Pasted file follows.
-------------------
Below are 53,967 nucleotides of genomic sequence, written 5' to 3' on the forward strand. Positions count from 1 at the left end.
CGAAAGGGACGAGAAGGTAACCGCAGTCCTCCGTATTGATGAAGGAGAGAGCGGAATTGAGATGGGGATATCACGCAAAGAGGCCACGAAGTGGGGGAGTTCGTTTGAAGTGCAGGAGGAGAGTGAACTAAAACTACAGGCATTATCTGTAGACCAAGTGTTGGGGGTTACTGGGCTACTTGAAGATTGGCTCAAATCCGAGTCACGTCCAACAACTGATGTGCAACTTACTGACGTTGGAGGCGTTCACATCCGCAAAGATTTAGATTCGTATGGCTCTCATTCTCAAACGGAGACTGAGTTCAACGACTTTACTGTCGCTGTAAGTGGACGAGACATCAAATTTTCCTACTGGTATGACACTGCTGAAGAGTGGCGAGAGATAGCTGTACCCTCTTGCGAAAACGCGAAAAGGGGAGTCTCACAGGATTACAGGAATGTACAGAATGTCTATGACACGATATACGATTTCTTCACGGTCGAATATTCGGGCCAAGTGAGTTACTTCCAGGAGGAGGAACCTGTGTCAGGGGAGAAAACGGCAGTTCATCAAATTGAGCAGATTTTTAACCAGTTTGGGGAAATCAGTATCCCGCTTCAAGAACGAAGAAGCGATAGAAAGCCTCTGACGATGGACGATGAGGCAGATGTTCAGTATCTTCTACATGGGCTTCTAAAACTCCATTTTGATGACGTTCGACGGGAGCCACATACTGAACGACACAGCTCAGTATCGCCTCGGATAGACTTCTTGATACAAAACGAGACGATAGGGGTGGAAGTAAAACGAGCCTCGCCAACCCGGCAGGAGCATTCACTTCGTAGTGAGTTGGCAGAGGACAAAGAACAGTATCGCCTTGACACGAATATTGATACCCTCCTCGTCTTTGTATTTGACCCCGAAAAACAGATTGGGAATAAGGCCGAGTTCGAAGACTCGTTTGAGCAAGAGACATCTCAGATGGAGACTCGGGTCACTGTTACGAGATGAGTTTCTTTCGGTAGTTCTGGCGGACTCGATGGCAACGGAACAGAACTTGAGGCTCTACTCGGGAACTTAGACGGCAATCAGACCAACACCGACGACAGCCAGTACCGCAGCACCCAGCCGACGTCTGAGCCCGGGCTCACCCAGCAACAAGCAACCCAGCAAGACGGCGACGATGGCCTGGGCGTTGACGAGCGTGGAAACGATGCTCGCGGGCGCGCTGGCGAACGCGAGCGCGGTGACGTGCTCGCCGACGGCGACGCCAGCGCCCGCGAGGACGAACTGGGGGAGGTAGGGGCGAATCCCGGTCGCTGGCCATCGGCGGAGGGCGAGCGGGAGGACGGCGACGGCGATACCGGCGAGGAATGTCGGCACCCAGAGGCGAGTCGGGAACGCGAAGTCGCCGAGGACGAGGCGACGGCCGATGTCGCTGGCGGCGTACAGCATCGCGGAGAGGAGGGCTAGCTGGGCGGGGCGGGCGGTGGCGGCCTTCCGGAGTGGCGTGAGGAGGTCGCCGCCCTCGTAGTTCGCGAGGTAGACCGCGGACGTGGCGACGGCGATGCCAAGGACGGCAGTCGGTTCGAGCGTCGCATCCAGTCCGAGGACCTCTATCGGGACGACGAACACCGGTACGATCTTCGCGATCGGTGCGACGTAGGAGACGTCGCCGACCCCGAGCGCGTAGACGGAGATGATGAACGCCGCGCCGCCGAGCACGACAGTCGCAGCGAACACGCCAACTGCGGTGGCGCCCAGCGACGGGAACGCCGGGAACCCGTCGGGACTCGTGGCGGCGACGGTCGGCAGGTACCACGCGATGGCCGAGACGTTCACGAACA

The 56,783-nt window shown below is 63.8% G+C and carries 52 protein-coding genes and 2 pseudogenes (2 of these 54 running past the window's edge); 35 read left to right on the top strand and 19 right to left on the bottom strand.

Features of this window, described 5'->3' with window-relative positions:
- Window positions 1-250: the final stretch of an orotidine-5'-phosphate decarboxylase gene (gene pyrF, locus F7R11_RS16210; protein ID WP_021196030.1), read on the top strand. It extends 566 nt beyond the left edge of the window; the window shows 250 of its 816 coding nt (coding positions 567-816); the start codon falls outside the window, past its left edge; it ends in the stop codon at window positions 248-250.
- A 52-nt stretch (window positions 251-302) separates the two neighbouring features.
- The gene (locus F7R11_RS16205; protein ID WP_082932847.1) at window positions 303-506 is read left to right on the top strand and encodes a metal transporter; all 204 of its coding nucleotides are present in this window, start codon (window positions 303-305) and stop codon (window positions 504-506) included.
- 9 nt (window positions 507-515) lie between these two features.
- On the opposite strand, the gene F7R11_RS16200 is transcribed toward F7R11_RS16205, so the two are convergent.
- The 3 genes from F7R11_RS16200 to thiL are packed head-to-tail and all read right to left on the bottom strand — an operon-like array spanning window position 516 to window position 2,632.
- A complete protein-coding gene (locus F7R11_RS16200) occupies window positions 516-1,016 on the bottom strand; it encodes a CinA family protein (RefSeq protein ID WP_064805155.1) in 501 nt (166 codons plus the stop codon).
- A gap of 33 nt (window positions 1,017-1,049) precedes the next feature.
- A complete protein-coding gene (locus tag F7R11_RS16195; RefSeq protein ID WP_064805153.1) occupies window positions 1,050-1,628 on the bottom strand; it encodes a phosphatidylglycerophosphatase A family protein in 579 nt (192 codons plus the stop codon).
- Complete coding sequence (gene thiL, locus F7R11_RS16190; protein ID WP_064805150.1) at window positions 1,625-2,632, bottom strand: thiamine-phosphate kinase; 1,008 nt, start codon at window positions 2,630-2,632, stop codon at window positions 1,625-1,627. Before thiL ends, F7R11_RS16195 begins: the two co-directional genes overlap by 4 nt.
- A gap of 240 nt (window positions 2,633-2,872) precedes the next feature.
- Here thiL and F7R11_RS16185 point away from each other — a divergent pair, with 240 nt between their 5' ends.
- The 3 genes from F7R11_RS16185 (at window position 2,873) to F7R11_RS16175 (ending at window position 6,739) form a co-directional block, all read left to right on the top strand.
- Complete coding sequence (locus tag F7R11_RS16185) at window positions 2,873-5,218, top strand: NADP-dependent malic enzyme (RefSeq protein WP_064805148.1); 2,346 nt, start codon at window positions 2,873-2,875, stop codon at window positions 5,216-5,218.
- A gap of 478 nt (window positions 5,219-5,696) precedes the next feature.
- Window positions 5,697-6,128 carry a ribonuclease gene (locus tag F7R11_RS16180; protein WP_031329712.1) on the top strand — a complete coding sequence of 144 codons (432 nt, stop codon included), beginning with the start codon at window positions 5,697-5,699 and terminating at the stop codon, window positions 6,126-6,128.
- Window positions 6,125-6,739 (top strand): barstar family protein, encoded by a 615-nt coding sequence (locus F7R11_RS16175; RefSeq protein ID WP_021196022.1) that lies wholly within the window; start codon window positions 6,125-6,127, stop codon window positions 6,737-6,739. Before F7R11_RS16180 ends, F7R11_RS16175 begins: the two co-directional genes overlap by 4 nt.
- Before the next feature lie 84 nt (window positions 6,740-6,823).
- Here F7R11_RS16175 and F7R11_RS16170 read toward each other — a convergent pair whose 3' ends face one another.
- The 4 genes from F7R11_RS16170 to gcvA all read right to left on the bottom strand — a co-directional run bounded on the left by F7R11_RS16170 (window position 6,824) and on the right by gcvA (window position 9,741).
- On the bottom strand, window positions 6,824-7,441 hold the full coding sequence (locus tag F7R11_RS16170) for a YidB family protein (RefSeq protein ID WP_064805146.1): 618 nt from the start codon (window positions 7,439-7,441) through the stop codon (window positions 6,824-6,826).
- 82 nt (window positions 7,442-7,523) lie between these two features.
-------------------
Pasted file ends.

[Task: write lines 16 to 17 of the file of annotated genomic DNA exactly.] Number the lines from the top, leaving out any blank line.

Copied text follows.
- Here thiL and F7R11_RS16185 point away from each other — a divergent pair, with 240 nt between their 5' ends.
- The 3 genes from F7R11_RS16185 (at window position 2,873) to F7R11_RS16175 (ending at window position 6,739) form a co-directional block, all read left to right on the top strand.